Big highs & lows

August 20, 2011

Medicine Cases, Surgery

This week has been a very interesting one. It was pretty hectic the first half but then it slowed down on thursday and friday. I think it got quiet because of the horrid rainy and windy weather. Lots of our clients either cancelled their appointments or simply rescheduled.

It has also been a week full of mixed emotions. I have had some big highs and some huge lows.

I started my first day at work at discovering I lost one of my sweetest patients Bella, a 9-year-old Cavalier, to a suspect bladder tumour. Her poor owners had just lost their other much-loved dog Scamp, another Cavalier, only 6 weeks earlier to heart failure. Bella had died overnight and they brought her in to organise cremation. It saddened me so much and put a damper on my Monday morning.

I then soon discovered that Katie, one of my ongoing cases, had already been admitted to hospital even though she was scheduled for surgery the next day. Poor girl had gone downhill over the weekend and required iv fluids. She looked bright and alert so that was comforting. ‘Travis’, the 5-year-old golden retriever, admitted four-day before looked great. He finally looked bright enough to be able to withstand his required bladder surgery (cystotomy) to remove his bladder stones & urethral stones. The rest of the monday went according to plan.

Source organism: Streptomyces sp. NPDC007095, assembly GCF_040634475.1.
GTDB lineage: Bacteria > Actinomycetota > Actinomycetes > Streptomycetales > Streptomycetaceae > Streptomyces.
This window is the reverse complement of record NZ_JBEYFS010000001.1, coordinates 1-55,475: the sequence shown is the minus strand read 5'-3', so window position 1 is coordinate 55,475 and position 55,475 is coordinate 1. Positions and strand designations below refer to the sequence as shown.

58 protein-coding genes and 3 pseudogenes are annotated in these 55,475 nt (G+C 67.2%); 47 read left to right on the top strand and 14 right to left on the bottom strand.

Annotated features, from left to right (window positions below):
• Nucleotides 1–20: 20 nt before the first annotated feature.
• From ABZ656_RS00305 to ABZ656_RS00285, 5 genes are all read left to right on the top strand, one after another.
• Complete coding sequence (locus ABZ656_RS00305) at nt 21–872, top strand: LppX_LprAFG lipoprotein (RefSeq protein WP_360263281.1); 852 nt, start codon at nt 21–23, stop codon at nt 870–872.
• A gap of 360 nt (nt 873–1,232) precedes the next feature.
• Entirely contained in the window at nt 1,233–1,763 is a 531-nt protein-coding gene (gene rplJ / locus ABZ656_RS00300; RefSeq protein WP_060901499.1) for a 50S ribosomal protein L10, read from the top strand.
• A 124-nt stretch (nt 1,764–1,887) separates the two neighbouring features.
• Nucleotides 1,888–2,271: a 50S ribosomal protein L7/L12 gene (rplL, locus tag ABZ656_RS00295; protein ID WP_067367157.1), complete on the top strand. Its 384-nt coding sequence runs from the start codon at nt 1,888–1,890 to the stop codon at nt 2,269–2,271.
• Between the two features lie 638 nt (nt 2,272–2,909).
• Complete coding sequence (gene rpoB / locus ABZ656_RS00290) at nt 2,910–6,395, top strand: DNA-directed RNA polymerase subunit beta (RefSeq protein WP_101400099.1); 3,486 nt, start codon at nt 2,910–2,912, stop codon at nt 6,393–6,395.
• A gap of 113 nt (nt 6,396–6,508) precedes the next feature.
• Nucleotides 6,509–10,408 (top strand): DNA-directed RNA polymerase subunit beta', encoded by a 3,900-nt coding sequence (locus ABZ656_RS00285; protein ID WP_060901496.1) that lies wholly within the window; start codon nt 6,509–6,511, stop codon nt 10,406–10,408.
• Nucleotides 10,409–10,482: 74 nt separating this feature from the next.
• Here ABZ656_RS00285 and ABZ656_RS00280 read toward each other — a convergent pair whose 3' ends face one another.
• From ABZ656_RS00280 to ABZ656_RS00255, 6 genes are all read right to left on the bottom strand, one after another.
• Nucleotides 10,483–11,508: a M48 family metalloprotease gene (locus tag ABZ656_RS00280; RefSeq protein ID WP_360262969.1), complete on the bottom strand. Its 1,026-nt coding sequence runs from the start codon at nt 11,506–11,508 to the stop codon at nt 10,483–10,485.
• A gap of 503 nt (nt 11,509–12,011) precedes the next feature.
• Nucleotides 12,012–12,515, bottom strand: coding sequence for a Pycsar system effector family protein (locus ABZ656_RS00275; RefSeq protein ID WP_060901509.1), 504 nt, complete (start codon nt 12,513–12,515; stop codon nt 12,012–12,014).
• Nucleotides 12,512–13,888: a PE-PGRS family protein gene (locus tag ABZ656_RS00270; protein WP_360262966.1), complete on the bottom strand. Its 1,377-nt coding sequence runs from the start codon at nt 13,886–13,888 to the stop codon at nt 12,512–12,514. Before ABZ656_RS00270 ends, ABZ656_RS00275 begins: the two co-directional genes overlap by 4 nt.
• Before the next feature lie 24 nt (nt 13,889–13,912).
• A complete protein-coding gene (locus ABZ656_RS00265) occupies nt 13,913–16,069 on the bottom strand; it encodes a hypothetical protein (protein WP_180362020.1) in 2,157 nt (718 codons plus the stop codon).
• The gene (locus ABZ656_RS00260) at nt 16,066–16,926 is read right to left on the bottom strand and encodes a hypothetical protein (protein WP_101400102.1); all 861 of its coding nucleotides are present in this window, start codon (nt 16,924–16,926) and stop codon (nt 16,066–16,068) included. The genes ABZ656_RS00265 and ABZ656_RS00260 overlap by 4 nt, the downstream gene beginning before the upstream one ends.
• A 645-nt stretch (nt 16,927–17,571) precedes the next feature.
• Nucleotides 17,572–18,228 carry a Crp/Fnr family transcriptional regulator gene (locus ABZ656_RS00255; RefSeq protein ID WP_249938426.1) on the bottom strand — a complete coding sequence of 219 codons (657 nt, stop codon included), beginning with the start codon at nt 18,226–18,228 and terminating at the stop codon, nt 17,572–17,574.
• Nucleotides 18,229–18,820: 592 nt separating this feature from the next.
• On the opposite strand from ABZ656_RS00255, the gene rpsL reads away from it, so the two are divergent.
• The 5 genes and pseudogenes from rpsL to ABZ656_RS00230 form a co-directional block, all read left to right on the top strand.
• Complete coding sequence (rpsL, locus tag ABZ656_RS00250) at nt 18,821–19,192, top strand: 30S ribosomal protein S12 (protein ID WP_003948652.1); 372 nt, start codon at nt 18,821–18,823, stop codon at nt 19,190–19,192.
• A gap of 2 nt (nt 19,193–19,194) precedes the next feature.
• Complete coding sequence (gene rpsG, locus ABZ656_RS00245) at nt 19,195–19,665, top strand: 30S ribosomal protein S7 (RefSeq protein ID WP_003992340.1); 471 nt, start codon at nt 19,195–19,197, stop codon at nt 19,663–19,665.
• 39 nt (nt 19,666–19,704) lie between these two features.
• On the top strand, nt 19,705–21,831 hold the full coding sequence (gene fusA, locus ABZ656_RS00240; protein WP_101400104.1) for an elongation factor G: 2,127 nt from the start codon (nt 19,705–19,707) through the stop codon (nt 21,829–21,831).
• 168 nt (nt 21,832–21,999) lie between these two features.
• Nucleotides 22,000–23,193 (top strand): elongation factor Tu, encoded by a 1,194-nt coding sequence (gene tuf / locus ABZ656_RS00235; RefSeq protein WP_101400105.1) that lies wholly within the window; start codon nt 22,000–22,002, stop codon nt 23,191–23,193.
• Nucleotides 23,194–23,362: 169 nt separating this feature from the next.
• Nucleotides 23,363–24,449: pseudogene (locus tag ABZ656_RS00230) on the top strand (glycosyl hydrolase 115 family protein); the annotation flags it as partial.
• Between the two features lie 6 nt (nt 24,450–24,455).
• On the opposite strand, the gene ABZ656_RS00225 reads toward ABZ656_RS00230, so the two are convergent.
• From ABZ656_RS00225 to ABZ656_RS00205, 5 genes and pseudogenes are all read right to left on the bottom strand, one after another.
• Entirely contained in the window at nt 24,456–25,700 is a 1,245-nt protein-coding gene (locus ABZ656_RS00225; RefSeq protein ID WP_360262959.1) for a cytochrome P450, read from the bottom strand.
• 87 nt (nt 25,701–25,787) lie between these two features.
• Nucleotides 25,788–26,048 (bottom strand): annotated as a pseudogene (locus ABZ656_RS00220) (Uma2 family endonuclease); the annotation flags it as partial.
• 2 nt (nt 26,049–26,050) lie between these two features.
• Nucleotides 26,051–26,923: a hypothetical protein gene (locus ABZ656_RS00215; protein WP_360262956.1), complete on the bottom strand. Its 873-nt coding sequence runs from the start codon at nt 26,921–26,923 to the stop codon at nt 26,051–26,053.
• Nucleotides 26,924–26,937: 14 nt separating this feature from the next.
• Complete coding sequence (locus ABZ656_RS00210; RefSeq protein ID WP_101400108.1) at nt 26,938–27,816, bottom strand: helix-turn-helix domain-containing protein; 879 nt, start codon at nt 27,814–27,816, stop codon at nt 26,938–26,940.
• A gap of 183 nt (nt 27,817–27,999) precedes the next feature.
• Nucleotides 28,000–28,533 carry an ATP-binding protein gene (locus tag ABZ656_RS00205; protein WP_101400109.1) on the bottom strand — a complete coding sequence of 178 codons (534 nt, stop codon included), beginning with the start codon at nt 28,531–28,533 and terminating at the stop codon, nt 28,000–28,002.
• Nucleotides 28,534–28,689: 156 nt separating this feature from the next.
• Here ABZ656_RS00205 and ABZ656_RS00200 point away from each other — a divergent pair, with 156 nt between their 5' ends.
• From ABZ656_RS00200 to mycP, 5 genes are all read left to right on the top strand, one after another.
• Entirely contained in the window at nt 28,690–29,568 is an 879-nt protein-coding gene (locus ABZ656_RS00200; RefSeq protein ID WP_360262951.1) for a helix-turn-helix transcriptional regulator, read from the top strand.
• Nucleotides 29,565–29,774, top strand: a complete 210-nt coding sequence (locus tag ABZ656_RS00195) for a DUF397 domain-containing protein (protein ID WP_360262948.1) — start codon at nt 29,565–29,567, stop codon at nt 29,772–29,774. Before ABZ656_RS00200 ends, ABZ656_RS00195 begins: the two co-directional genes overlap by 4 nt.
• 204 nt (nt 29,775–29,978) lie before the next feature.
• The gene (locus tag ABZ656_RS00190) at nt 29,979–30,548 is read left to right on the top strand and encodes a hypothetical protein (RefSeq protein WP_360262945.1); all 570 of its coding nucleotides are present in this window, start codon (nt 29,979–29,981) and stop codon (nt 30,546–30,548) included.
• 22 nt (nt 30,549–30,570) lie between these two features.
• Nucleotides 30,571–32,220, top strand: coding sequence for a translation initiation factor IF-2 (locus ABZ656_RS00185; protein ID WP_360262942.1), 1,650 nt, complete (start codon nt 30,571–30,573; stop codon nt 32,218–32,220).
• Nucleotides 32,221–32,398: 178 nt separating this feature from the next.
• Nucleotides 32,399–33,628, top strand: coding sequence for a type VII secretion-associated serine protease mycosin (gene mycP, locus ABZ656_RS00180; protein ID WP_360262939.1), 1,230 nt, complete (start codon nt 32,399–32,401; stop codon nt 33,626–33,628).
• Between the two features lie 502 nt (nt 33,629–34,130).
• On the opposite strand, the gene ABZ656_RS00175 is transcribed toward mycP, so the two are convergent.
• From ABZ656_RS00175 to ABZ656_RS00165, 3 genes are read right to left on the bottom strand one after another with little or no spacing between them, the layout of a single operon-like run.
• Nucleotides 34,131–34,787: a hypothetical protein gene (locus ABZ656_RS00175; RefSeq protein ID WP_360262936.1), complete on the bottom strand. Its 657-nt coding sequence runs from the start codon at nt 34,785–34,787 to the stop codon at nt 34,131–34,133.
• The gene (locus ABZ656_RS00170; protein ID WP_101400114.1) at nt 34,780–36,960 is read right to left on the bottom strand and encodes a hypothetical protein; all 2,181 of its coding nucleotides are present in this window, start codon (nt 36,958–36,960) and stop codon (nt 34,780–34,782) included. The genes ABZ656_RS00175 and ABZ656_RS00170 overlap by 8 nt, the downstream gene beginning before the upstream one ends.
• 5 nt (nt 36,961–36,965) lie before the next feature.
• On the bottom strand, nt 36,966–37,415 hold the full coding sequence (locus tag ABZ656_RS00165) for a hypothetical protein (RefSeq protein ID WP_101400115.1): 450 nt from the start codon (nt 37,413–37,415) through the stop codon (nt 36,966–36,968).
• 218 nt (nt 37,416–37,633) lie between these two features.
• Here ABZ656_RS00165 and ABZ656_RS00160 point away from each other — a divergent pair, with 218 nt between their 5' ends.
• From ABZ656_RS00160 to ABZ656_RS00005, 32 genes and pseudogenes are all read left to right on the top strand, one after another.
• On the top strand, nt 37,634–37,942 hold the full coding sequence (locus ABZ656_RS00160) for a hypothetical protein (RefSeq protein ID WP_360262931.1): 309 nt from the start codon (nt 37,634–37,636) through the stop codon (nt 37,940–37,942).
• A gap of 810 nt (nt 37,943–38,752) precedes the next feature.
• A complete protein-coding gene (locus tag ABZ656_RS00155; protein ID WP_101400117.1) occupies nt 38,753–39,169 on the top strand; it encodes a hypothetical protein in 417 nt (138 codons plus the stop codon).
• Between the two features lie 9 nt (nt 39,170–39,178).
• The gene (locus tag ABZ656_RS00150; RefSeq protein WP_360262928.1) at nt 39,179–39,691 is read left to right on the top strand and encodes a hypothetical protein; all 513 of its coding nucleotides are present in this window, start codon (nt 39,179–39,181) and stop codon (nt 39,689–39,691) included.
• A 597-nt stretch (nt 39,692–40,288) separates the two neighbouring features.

Tuesday was another very stressful day because I had to operate on Katie. She was in very poor body condition and posed a high anaesthetic risk. Thankfully her surgery went well but we were not too happy with our findings. We resected a section of her intestinal tract that had sinister lesions. We were quite concerned it may be cancer but could not rule out an inflammatory disease. We sent off Katie’s samples to the pathologist to get some answers and were waiting impatiently for them. They can take up to a week to give us histopathology results but hers were marked URGENT so we expected results earlier than that.

We were also concerned about Travis even though he was looking bright as a button.

He was leaking urine and had not attempted to urinate on his own yet which can be expected right after bladder surgery. I think we were just getting impatient and wanted speedy recoveries to engulf us with positive energy!

Wednesday came and the day looked much more promising. I received a phone call that boosted my morale enormously. I found out that the ewe I operated on a few months ago pro bono had given birth to a gorgeous black lamb. We had thought it would be impossible for her to ever lamb and had in fact recommended her owners not breed from her. The owners had decided to name the little lamb after me. I could not wait to see the pictures and the owner is in the process of emailing them to me.